Fire Safety Law
The Regulatory Reform (Fire Safety) Order 2005 (termed The Fire Safety Order), covers general fire precautions and other fire safety duties which are needed to protect 'relevant persons' in case of fire.
Business premises and the fire safety law
The Fire Safety Order requires fire precautions to be put in place 'where necessary' and to the extent that it is reasonable and practicable.
Responsibility for complying with the Fire Safety Order rests with the 'responsible person'. In a work place this is principally the employer and then any other person who may have control of any part of the premises, e.g. the occupier or owner. In all other premises the person or people in control will be responsible
The responsible person must carry out a fire risk assessment which must focus on the safety in case of fire of all relevant persons. It should pay particular attention to those at special risk and must include consideration of any dangerous substance likely to be on the premises. The risk assessment will help identify risks that can be removed or reduced and to decide the extent of the general fire precautions necessary.
Who does this relate to?
The Fire Safety Order places the duty to keep people safe from fire upon the Responsible Person. If you have some control over a premises e.g. employer, owner, managing agent, landlord or occupier, you may be designated as a 'responsible person' under the Fire Safety Order for fire safety matters within and in the vicinity of the premises. Responsibility for complying with the Order rests with the 'responsible person'.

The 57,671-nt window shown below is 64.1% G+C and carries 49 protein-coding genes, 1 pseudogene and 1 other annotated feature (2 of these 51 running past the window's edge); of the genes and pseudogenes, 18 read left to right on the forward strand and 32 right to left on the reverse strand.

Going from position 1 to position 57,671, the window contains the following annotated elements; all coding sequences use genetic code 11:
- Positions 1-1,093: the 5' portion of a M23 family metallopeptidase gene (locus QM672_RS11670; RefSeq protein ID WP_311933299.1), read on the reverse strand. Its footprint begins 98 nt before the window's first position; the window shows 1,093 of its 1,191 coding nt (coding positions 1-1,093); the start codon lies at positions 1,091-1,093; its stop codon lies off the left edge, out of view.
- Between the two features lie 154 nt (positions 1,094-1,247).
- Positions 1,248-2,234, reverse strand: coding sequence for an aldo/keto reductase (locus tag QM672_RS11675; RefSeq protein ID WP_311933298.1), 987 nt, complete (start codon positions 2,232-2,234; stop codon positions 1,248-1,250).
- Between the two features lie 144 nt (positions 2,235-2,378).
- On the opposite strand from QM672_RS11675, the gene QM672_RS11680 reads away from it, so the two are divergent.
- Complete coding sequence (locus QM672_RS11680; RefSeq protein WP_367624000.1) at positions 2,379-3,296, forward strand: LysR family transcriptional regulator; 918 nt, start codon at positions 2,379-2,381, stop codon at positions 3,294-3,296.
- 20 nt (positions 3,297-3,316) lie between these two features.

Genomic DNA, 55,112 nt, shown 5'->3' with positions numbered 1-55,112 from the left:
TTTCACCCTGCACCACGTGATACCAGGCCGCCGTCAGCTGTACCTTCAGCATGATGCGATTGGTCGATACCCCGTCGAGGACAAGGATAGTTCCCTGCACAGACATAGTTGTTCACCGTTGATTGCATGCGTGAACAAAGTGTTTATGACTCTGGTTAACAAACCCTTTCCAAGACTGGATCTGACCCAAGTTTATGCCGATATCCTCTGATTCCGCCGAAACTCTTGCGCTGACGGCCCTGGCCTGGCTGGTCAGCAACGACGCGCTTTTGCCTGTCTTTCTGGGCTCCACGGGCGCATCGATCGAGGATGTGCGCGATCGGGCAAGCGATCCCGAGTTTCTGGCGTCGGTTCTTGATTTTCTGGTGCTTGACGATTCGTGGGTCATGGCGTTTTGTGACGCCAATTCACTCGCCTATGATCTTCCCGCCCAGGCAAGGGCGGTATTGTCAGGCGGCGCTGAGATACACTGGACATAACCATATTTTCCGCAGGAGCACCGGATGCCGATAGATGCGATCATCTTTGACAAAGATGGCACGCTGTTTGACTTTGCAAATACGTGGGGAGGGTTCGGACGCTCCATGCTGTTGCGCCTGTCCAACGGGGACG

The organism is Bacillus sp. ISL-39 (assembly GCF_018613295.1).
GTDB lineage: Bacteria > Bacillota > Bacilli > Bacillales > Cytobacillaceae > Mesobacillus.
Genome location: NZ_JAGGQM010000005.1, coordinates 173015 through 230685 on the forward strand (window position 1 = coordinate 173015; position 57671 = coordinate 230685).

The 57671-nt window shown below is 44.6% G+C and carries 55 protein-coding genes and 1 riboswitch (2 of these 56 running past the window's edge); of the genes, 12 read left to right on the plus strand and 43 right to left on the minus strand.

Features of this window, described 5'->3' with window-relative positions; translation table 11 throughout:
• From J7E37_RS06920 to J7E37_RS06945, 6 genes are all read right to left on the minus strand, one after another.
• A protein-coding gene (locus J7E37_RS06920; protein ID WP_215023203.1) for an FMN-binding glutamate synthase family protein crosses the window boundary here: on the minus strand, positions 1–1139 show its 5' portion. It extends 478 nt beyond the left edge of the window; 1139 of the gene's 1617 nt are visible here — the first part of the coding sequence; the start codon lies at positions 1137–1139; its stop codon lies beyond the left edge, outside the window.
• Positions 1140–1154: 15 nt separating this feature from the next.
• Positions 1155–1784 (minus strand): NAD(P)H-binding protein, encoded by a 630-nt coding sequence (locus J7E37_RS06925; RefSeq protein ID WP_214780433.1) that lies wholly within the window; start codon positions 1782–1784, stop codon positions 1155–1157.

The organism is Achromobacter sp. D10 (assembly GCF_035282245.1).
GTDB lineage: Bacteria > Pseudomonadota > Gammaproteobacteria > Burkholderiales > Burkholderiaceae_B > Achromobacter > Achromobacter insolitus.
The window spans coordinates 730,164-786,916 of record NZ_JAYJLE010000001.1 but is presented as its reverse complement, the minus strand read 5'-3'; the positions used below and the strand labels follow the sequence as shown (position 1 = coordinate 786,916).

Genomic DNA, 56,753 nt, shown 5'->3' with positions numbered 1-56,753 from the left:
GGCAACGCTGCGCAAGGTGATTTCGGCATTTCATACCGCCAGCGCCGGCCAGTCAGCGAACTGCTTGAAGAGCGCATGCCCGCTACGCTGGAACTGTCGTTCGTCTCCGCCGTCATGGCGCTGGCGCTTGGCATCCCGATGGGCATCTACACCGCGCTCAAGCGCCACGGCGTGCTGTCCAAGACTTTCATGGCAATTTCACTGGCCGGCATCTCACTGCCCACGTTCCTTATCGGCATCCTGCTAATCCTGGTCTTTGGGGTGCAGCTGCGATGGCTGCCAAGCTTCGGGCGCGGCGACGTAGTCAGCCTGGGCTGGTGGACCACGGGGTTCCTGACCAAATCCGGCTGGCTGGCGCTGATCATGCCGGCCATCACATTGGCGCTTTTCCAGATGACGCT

In a workplace the 'responsible person' is more than likely the employer or any other person who may have control of any part of the premises, e.g. the occupier or owner. If there is more than one responsible person in any type of premises (e.g. a multi-occupied complex), each must take all reasonable steps to co-operate and co-ordinate with each other.
Where does the Fire Safety Order apply?
The Fire Safety Order applies to virtually all premises and covers nearly every type of building and structure, for example:
- Offices and shops
- Factories, warehouses and other industrial premises
- Premises that provide care, such as residential and nursing homes
- Community halls, places of worship and the like
- Common areas of flats and Houses in Multiple Occupation (HMO's)
- Pubs, clubs and restaurants
- Schools and other educational establishments
- Hotels, guest houses, bed and breakfast premises
- The Fire Safety Order excludes domestic premises occupied by a single family group